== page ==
Pharmacy (EAFP) states, “A target of pharmacy education is to merge the advances in pharmaceutical
sciences with the application of this knowledge into different practice scenarios ranging from industrial to
patient settings. Regular review and updating of pharmacy curricula, particularly the expected outcomes of
undergraduate, postgraduate and lifelong learning programmes for the pharmacy workforce leads to
ensuring that the graduates are provided with skills and competences that are in tandem with new scientific
and professional developments”.
The role of a professional pharmacist is evolving, and as such, their knowledge must too. Professor Philip
Schneider of University of Arizona College of Pharmacy, USA and Nanjing Conference co-chair, explains,
“As pharmacists transition from a role of preparing medicines, to helping improve the responsible use of
medicines, they will need a good understanding of the biologic sciences, such as pathology,
pathophysiology, and genomics, in addition to the physical sciences, such as chemistry”.
Pharmacy is traditionally a science based profession. However, as healthcare develops, the remit of a
pharmacist is also increasing. This is particularly true in low- and middle- income countries. Schneider
adds, “Pharmacists will also need good communication skills for conversations with prescribers and
patients about medicines-use and health. Healthcare should, can, and will become more inter-professional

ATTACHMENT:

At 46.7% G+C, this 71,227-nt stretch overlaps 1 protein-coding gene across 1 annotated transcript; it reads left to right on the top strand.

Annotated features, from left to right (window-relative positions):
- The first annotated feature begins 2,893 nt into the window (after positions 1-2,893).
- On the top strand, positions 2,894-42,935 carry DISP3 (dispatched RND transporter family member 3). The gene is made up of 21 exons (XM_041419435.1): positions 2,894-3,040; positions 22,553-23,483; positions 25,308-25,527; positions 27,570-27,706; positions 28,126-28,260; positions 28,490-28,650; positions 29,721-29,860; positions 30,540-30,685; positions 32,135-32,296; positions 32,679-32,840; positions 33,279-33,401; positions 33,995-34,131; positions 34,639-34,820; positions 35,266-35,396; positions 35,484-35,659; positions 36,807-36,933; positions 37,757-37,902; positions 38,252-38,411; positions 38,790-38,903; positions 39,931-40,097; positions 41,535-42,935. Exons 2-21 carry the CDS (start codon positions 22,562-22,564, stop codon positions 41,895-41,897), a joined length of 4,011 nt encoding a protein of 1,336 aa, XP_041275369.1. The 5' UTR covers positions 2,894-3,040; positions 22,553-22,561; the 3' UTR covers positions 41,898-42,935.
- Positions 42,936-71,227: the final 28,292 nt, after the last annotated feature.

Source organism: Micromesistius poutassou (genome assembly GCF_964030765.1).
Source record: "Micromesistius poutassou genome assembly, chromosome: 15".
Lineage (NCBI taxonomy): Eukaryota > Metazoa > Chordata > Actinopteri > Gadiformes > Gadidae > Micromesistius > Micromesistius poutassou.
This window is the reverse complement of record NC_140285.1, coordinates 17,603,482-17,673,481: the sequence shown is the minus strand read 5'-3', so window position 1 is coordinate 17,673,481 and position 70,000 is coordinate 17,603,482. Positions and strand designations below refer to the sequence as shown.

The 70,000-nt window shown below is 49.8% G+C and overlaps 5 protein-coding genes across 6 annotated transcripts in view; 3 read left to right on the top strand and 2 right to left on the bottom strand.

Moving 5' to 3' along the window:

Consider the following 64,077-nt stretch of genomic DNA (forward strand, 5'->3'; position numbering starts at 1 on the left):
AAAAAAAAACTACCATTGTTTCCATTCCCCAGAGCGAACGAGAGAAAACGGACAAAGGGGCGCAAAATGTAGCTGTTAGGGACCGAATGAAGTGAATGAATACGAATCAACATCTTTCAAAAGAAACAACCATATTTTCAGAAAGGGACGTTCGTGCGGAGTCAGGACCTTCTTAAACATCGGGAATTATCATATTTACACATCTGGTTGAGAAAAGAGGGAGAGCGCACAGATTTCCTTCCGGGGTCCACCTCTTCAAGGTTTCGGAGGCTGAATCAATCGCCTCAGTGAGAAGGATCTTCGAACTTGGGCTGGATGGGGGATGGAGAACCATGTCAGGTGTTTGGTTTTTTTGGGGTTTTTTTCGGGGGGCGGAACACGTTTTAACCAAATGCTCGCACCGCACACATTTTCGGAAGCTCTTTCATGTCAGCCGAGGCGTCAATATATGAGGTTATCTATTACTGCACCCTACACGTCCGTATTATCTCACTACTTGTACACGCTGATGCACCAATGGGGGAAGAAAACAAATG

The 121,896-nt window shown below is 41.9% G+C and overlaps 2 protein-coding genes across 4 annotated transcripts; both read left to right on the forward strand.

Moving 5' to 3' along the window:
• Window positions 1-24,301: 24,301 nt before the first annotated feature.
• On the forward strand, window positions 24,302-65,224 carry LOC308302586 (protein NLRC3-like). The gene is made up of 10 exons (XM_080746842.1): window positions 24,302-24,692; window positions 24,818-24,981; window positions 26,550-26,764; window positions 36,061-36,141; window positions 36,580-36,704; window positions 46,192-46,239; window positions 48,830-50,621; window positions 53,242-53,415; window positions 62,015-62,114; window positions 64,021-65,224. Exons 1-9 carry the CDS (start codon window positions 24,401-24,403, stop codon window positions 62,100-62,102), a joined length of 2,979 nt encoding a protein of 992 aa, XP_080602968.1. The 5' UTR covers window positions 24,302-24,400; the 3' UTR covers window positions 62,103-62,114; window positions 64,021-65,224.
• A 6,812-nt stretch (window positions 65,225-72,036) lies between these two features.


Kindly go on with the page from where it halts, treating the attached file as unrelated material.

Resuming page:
in the future. Pharmacists in some countries eg UK are already developing some of the skills that are
similar to medical doctors and nurses, such as physical assessment and administering injections such as
vaccines”.
Here Azzopardi adds, “In the patient care setting, the requirements for the pharmacist to be available in a
multidisciplinary team, in the pharmacotherapy decision making, and in monitoring and supporting the
patient, has emerged as a need that impacts on pharmacy education. Changes in pharmacy education
programmes at undergraduate and postgraduate level, leading to advanced clinical pharmacy skills are
preparing the pharmacist workforce that is required in healthcare systems to support society in the use of
more complex medications in a safe and cost-effective manner”.
With these points in mind, it is clear that the conference will aim to develop education to support both
industrial pharmacists and clinical pharmacists. Pharmacists roles will need to develop and evolve to suit
their individual circumstances and the needs of the local populous. Professor Hiroshi Suzuki, Chairman of
the Department of Pharmacy at the University of Tokyo Hospital, Japan is attending in November and he
thinks, “The activities of pharmacists have expanded greatly. However, in this changing world, it is the time
for us to discuss the ideal pharmacists of the future and the form they will take. For this, there are many
aspects that need to be considered. Discussions on education are of course essential in constructing our
bright future”.
1.
2.
3.
4.
FIP Centennial Declaration, 2012
http://www.fip.org/www/uploads/database_file.php?id=339&table_id=
2020 Vision, FIP’s Vision Mission and Strategic Plan, 2008,
http://www.fip.org/files/fip/strategic%20plan%20no%20annexes.pdf
UN Sustainable Development Goals, https://sustainabledevelopment.un.org/?menu=1300
Accessed August 27th 2016
The International Pharmaceutical Federation Global Pharmacy Workforce Report (2009)